Wigan man left unable to speak finally shares his life story in new book

A man who was left unable to speak and control his limbs has been able to share his life story with the help of a Wigan-based arts organisation.

Stephen Gallagher, 57, hopes the book he created with Healthy Arts will challenge the stigma of being disabled.

Read More

Read More
Former Wigan man described as 'wicked and cruel' jailed for 12 years for rapes

He suffered a common childhood condition at the age of just six months which progressed into a virus and caused inflammation of the brain.

Stephen Gallagher

Without the aid of a communication device until the age of 16, Stephen was assumed to have a learning disability.

However, able to type with one finger, he did not let his disability get in the way and enjoyed great success as a scout.

He was the first scout to be presented with the prestigious Cornwell Scout badge – an award for bravery and strength of character – at the age of 16.

Stephen, who lives in Golborne, said: “I was stunned and thrilled when the district commissioner wrote to tell my parents that the Chief Scout Sir William Gladstone had given me this accolade.”

The cover of Stephen Gallagher's book

Stephen desperately wanted to write his life story, but due to his communication needs, it was difficult for volunteers and carers to support him in this task.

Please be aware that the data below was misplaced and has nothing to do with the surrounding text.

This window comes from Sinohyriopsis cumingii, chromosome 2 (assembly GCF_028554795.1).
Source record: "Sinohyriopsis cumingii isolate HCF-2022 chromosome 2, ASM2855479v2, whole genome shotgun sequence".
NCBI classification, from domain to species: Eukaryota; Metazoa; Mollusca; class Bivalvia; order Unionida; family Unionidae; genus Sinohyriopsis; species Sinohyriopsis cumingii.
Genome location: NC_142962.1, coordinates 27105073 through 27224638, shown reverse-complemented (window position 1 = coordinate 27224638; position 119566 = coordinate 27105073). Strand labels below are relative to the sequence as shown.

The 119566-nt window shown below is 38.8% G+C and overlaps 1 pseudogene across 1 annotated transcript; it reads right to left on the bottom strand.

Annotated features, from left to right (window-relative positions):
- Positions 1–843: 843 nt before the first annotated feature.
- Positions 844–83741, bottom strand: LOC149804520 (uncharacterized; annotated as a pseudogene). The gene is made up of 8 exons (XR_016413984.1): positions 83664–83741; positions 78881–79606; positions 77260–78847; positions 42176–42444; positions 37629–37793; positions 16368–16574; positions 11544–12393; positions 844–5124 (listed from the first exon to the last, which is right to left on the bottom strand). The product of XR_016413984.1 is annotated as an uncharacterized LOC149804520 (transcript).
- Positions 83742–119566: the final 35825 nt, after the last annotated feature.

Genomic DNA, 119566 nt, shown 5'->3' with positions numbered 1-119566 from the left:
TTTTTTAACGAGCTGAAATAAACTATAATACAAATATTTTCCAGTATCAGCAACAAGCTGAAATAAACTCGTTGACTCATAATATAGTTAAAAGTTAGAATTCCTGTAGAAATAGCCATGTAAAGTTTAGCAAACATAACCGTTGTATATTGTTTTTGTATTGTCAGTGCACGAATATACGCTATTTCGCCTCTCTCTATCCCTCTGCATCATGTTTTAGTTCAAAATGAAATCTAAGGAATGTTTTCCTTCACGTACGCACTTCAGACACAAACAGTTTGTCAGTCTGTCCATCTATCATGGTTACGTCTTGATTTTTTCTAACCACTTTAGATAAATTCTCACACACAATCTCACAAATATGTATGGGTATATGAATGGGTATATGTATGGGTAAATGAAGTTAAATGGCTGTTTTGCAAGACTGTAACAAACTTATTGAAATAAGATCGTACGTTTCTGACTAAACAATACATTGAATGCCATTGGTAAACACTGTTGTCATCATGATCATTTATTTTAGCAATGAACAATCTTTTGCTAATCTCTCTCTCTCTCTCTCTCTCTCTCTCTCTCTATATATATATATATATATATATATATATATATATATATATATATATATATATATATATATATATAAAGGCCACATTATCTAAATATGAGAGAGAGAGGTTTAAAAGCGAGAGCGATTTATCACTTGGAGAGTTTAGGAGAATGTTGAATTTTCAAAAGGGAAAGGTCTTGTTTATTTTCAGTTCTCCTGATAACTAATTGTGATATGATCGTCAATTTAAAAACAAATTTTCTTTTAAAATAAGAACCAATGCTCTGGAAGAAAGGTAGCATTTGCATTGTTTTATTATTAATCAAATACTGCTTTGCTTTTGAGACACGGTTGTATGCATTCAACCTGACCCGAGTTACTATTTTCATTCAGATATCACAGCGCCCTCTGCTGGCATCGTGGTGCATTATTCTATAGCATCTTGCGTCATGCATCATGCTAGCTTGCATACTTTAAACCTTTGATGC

So a professional "ghost writer” worked with Stephen, developing a creative partnership over many months to bring his words to the page.

In December 2018, Stephen was introduced to writer Julie McKiernan, from Healthy Arts, a not-for-profit organisation that uses creativity to improve people’s lives.

Following hours of interviews, the pair penned a book of 10 chapters, each one dispelling a myth around disability and drawing on experiences in Stephen’s life – for example, that disabled people do not fall in love.

Stephen Gallagher receiving the Scouting award

Julie said: “I also interviewed his parents and his sister to fill in any gaps in Stephen’s timeline and to get their perspectives on his life. I am humbled by his strength and his journey.”

The book is entitled My Life In Their Hands and Stephen – with his typical sense of humour – has judged it to be “brilliant”.

Thanks to funding from the City Health Care Partnership Foundation, Taylor Wimpey’s community chest initiative and donations from Newton-le-Willows and Hindley Rotary clubs, the book was published in March 2020 but the official launch had to be postponed due to the pandemic.

The book will finally be launched on Friday, August 19, from 3pm to 4.15pm at Pennington Wharf Community Hub in Leigh.

Local poet and disability activist Shaun Fallows will read extracts from the book on Stephen’s behalf – in an appropriate Wigan accent – and perform some of his own poems. There will also be a celebratory cake and an opportunity to buy the book.

Wigan-based Joolz Design professionally designed the book cover and it was copy-read by Lowton writer and editor CJ Harter.

Any organisations wishing to support the distribution and sale of the book are asked to email Julie at [email protected]

All profits from the book will be donated to the British Heart Foundation.